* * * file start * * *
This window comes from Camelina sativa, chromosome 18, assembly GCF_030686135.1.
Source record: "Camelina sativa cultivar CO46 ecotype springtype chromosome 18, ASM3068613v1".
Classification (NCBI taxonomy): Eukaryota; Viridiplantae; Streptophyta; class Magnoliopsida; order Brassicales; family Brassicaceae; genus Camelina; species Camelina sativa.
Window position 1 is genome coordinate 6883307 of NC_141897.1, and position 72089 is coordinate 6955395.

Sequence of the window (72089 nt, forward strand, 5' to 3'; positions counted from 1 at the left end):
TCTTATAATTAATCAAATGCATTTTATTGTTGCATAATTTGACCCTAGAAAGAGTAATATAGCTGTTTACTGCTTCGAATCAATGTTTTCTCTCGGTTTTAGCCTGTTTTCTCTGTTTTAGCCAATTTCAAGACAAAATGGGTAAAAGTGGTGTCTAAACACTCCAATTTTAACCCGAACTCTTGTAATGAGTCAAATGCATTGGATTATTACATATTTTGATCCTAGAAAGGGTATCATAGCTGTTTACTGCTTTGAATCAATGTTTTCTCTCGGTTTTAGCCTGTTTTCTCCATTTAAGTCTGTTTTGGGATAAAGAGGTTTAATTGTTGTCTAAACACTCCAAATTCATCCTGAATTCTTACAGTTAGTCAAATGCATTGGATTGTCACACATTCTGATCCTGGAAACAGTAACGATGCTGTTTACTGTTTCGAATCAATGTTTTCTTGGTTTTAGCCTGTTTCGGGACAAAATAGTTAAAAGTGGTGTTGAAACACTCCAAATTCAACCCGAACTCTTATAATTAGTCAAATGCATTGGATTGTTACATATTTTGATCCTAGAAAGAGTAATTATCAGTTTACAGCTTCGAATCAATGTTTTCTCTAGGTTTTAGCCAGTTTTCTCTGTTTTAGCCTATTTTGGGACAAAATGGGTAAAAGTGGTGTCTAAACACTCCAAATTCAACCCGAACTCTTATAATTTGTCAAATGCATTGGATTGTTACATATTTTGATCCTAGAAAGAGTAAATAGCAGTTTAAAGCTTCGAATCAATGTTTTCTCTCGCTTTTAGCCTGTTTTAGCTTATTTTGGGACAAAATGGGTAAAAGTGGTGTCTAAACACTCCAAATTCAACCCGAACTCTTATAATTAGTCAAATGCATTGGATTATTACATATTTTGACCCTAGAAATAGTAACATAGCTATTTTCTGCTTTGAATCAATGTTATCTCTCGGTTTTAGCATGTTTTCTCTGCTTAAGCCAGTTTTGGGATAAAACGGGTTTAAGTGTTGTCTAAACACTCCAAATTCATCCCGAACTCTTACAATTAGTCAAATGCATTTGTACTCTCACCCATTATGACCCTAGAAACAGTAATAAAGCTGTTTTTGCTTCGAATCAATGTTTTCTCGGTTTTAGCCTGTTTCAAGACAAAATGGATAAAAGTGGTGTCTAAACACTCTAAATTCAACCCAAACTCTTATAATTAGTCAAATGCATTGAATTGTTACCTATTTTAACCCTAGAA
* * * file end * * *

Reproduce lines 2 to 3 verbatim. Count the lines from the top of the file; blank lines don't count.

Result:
Source record: "Camelina sativa cultivar CO46 ecotype springtype chromosome 18, ASM3068613v1".
Classification (NCBI taxonomy): Eukaryota; Viridiplantae; Streptophyta; class Magnoliopsida; order Brassicales; family Brassicaceae; genus Camelina; species Camelina sativa.